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albino chicken - Page 3

post #21 of 33

Albinos need to be protected from sunlight as the lack of protective pigment makes them prone to cancer. So no free range albino chickens. I read that the yellow on their legs & in the egg yolks is lutien which comes from what they eat, especially corn, so maybe an albino chicken would still be yellow. Please correct me if I'm wrong.

post #22 of 33

I would love to know more about the albino pullet on the last page-health, lifespan, what the eggs & offspring looked like!


Edited by Catharina - 6/5/16 at 11:53am
post #23 of 33
Just hatched this silkie from my black pen. Missing all pigment. No mistaking seeing as is supposed to have black skin and even that is missing.

Have had this once before too.



Last time someone who purchased silkie eggs from me thought perhaps it was cross red but nope just a sweet albino.



post #24 of 33

The eyeballs look pretty dark. Albinos have very light eyeballs,  the difference can and often is obvious before the eyes are open, such as albino vs non albino newborn rats, mice, etc. Are the eyes as red as on chicks from the first page:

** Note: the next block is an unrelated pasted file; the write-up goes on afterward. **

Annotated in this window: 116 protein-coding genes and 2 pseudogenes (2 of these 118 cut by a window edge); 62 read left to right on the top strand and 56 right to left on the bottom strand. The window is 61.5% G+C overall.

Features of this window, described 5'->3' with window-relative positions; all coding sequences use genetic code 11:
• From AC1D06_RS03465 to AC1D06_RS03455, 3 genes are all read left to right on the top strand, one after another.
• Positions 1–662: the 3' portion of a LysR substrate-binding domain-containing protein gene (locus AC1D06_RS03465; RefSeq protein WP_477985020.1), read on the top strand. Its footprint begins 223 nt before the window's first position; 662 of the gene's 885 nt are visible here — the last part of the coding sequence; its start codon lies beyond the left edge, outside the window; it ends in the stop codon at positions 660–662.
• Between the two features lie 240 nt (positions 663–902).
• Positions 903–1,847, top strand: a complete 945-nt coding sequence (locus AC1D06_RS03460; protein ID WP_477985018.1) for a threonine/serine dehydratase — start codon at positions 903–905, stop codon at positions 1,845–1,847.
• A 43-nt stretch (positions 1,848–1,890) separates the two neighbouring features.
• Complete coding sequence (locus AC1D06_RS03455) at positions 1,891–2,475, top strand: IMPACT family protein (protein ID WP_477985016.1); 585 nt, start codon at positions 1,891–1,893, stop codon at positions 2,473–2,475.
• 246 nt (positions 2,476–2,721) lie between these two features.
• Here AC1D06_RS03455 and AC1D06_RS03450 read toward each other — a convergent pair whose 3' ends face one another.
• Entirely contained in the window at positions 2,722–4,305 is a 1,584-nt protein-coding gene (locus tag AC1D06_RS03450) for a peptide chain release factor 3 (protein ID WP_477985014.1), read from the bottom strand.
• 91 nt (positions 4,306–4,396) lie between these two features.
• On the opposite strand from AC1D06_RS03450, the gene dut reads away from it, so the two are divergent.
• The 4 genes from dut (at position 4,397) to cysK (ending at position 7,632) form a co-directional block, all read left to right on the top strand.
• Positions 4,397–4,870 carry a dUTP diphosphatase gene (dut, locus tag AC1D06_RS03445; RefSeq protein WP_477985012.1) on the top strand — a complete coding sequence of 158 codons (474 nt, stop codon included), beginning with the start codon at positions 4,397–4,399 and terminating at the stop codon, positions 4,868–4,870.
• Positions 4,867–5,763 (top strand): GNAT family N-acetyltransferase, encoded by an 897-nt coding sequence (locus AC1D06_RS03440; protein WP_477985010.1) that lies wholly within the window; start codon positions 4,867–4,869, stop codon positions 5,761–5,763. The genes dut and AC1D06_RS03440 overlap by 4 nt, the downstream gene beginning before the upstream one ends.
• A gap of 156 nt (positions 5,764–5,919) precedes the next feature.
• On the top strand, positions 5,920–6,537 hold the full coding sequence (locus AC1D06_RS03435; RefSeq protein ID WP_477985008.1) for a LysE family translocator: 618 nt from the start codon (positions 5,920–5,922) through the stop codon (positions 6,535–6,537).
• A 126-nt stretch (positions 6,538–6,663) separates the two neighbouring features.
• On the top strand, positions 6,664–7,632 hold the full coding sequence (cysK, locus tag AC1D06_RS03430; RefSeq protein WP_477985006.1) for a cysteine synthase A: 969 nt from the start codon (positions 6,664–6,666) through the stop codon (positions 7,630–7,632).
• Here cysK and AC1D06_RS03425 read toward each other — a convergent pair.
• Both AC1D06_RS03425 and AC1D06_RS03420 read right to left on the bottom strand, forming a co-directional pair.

http://www.backyardchickens.com/t/278626/albino-chicken#post_9067807

 

If the eyes aren't red or pink, the chick more likely is simply missing the Fibromelanotic gene for black skin.This happens not so rarely. Aside from the gene making the skin organs etc dark, they are a white skinned breed. White skin also makes for white beaks, the legs probably will take on a light blue color.

 

White feathers is due to recessive white, these can pop up from any color silkies.


Edited by Kev - 12/30/16 at 8:15am
post #25 of 33
Sorry I might have misunderstood but you said they are a white skinned breed. Silkies have black skin.
post #26 of 33

All chickens are either white or yellow skinned.

 

Silkies are a white skinned breed that also have the Fibromelanotic gene, which turns their skin and various other organs dark- bones, muscle, etc.  It is a mutation that hyper-pigments all connective tissue.